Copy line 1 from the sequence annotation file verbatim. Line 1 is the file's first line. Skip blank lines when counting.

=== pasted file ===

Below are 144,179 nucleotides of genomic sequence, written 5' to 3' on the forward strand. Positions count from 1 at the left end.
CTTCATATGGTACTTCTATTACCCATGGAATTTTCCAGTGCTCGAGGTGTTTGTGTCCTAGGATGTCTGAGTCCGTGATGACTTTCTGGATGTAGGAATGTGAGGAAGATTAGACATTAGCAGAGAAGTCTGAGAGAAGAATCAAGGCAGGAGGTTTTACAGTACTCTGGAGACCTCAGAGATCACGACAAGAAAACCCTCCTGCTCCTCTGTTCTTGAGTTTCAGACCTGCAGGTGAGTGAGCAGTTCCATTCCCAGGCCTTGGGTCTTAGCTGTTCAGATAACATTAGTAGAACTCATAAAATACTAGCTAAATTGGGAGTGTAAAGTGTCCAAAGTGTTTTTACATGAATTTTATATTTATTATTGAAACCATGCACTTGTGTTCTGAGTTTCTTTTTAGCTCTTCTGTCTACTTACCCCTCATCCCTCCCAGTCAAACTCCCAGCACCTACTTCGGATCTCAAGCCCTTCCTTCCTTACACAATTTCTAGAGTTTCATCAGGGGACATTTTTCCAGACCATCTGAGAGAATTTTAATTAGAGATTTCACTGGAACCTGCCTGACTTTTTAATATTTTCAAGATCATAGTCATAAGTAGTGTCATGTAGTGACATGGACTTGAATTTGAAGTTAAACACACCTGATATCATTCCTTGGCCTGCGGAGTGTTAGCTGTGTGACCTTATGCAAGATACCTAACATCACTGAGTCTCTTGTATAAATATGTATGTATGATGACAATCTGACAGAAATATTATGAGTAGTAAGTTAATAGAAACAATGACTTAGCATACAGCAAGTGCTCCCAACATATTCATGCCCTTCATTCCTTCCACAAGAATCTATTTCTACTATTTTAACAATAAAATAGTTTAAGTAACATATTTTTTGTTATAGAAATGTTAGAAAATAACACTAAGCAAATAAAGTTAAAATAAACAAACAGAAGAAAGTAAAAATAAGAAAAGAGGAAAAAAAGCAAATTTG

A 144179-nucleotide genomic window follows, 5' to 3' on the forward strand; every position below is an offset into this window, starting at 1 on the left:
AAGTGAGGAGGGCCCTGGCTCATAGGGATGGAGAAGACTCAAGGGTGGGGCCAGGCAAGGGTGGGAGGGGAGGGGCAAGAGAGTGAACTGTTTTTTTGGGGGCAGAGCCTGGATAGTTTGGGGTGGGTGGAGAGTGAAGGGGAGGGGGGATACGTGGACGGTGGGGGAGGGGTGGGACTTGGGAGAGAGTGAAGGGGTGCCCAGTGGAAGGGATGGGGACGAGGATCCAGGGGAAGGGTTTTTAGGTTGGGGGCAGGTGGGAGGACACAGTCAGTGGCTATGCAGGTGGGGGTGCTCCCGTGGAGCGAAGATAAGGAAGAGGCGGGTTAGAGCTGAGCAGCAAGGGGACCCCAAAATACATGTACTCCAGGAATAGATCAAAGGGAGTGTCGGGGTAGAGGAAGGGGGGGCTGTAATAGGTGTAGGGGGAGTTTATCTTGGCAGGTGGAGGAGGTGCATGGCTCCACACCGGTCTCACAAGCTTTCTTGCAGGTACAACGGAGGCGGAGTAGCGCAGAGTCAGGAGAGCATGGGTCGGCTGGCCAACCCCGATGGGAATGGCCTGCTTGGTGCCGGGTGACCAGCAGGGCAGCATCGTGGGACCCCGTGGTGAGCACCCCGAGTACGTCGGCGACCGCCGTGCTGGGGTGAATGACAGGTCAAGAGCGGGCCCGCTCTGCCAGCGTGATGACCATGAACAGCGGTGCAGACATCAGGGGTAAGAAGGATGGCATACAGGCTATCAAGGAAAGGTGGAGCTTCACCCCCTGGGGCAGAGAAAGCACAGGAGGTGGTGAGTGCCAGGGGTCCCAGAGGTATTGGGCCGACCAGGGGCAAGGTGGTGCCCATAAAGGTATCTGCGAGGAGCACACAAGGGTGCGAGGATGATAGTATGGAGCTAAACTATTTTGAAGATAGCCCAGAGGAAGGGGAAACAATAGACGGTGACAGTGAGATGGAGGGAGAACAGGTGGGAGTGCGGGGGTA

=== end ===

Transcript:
Below are 144,179 nucleotides of genomic sequence, written 5' to 3' on the forward strand. Positions count from 1 at the left end.